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From Middle English forsight, forsyght, forsichte (since 14th c.), a calque from providentia equivalent to fore- +‎ sight. Compare Scots foresicht (foresight), Saterland Frisian Foarsicht (caution), West Frisian foarútsjoch (foresight), Dutch voorzicht (foresight), German Vorsicht (caution; care; attention).



foresight (countable and uncountable, plural foresights)

  1. The ability to foresee or prepare wisely for the future.
    Having the foresight to prepare an evacuation plan may have saved their lives.
    • 1596, Edmund Spenser, “Book IV”, in The Faerie Queene. [], part II (books IV–VI), London: [] [Richard Field] for William Ponsonby, →OCLC, stanza 1, page 1:
      The rugged forhead that with graue foreſight / Welds kingdomes cauſes, & affaires of ſtate; []
    • 1822, John Barclay, chapter I, in An Inquiry Into the Opinions, Ancient and Modern, Concerning Life and Organization[1], Edinburgh, London: Bell & Bradfute; Waugh & Innes; G. & W. B. Whittaker, section I, page 2:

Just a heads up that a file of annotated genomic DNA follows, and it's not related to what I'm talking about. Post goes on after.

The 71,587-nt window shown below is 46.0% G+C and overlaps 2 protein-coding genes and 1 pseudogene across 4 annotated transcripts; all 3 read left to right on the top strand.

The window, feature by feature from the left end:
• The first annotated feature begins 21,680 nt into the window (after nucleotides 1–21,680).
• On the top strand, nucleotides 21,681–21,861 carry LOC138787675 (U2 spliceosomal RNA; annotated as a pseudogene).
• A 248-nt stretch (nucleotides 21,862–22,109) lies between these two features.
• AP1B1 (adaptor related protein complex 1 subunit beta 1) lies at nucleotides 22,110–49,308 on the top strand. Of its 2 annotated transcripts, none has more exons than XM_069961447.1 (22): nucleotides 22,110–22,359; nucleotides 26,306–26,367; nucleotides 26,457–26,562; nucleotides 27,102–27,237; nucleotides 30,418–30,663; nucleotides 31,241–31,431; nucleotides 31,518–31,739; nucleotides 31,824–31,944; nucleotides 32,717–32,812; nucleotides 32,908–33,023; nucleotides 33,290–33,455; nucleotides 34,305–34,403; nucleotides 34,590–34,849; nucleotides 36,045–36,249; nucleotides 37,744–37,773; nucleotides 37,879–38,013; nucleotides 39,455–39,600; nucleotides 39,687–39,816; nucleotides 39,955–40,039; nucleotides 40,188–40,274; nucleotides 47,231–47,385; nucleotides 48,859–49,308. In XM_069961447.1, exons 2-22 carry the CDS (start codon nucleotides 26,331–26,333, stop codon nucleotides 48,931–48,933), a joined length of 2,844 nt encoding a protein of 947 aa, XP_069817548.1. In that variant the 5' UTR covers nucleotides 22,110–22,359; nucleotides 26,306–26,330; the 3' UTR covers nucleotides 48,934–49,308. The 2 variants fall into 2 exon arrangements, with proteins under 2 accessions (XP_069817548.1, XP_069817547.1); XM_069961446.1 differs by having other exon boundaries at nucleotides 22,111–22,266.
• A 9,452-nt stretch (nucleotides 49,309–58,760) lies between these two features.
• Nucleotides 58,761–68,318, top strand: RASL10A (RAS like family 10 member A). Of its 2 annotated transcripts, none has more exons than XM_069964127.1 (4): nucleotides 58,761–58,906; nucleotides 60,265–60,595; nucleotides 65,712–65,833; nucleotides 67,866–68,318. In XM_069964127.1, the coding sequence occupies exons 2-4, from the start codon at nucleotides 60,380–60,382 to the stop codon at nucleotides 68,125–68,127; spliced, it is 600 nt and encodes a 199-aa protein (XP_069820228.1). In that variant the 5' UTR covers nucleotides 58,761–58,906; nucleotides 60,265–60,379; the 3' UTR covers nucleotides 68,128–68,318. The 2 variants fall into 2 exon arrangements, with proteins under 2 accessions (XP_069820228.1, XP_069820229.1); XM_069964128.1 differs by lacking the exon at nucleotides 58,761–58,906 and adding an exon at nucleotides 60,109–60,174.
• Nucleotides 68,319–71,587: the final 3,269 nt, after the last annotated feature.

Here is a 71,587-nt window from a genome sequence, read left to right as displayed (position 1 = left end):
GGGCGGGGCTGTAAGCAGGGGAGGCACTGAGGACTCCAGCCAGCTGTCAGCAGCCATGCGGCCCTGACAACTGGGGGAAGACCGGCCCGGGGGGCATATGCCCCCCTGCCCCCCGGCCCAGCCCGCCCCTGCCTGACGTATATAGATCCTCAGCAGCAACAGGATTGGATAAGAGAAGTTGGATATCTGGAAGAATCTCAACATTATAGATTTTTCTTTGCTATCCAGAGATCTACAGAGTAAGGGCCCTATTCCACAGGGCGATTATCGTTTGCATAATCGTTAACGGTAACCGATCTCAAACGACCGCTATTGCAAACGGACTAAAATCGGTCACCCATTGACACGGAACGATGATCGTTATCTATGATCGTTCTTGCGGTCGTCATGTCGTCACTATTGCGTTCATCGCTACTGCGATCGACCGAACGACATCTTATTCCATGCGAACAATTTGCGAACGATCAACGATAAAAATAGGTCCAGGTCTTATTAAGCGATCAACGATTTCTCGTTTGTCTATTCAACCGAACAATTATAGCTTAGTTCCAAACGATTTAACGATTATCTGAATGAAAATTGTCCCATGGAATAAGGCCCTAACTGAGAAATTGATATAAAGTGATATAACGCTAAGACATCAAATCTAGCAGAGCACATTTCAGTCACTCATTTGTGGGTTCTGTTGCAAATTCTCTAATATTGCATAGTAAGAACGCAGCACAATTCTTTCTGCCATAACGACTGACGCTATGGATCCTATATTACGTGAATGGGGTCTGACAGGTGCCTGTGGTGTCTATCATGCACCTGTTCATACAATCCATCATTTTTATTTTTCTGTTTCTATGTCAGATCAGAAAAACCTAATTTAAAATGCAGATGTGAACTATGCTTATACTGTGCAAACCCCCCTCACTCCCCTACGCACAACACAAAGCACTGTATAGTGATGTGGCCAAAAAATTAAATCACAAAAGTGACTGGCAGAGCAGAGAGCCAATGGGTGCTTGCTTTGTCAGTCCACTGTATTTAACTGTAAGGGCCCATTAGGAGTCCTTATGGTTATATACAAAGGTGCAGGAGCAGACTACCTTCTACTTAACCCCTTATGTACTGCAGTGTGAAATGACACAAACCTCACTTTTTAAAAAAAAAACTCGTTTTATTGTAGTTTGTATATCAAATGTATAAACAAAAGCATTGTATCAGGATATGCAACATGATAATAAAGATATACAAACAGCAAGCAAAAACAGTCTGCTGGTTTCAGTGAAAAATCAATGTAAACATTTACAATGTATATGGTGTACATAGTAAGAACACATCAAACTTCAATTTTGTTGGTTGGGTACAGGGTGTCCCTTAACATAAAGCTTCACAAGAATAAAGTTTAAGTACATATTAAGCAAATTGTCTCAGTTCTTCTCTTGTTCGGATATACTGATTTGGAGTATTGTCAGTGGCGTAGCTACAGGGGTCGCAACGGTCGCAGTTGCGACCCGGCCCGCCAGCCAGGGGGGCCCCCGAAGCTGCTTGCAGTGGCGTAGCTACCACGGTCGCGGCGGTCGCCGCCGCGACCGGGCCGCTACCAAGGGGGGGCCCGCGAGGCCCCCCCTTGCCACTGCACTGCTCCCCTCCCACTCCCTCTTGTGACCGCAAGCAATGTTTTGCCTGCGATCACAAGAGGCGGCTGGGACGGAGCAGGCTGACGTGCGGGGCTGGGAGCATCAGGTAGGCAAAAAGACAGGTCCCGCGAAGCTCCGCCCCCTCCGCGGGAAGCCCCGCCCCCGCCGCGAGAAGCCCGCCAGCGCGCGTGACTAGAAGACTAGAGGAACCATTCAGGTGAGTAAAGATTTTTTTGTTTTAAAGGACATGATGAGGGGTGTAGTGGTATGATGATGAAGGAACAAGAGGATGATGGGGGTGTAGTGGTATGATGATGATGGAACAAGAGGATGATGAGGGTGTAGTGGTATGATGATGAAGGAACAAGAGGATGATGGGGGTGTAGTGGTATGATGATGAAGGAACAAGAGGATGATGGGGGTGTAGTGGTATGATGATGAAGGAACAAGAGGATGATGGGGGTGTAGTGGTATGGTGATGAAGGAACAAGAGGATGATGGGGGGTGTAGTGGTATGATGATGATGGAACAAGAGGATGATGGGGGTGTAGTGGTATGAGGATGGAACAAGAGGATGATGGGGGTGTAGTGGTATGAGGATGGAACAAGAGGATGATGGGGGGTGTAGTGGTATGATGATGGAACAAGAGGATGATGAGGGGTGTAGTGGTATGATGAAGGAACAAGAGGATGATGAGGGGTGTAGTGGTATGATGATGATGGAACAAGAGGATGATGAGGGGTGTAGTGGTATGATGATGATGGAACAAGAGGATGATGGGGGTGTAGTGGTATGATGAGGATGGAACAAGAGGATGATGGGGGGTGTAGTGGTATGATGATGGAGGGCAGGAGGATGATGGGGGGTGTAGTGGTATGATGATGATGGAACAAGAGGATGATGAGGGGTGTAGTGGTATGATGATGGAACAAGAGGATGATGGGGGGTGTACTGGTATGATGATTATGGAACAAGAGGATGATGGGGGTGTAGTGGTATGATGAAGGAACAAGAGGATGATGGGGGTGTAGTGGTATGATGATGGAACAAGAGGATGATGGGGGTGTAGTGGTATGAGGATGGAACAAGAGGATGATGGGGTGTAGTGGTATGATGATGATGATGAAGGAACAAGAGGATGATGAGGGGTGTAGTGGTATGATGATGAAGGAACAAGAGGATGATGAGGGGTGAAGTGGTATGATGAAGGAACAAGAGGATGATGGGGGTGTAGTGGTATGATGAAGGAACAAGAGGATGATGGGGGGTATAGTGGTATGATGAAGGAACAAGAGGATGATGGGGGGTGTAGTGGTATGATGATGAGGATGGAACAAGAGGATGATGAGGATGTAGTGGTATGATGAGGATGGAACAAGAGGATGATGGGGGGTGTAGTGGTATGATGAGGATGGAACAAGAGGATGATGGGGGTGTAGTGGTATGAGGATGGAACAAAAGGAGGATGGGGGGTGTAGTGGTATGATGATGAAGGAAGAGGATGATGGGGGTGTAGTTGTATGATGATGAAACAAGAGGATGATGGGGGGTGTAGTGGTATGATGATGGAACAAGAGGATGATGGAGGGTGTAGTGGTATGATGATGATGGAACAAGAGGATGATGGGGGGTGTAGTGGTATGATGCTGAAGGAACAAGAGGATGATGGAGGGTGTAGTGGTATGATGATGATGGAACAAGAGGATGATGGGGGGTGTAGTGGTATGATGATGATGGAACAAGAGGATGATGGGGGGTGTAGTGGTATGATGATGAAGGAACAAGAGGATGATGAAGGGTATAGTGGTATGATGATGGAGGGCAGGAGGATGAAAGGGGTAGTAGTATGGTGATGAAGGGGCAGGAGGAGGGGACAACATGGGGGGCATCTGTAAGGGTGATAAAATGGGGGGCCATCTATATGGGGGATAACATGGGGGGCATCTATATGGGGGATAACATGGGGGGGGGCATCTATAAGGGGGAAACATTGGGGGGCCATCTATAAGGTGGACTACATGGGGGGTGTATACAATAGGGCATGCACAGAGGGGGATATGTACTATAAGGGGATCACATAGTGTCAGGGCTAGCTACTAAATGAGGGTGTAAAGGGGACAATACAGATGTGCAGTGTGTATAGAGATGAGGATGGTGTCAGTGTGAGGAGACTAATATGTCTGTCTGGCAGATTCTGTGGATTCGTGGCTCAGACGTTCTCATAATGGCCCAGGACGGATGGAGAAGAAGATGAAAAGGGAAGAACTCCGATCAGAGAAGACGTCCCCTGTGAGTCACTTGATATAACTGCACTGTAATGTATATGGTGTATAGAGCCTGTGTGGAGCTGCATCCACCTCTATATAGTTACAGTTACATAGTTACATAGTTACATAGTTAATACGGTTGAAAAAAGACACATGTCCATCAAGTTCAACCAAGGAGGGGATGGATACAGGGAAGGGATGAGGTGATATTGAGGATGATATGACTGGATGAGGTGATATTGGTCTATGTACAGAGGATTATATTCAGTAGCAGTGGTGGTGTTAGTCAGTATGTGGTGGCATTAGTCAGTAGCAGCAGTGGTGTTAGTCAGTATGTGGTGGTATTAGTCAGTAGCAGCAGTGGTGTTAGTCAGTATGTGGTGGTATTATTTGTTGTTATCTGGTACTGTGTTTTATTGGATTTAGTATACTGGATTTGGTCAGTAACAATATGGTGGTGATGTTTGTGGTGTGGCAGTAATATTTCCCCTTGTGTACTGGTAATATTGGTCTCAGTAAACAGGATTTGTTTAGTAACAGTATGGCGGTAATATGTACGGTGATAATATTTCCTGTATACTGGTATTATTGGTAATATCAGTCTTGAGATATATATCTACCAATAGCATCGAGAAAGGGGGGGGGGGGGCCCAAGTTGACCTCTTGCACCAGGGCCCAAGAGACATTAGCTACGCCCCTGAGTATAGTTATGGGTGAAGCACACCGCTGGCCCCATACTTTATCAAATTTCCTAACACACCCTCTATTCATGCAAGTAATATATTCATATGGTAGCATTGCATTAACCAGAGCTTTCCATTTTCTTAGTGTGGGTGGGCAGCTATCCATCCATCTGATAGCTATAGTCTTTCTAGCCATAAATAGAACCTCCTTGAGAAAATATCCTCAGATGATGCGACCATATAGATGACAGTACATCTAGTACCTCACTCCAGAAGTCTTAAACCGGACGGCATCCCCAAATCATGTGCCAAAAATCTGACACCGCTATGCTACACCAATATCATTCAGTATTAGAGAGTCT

In the dead state all is apparently without motion. No agent within indicates design, intelligence, or foresight: […]
    • 2020 May 20, Industry Insider, “An online boost for freight”, in Rail, page 68:
      The specifiers of the Freightliner network had the foresight to base the rail journey on carrying ISO containers which are 8ft wide and originally 8ft tall (although now increased to a height of 9ft 6ins), with a variety of lengths.
  2. the front sight on a rifle or similar weapon
  3. (surveying) a bearing taken forwards towards a new object



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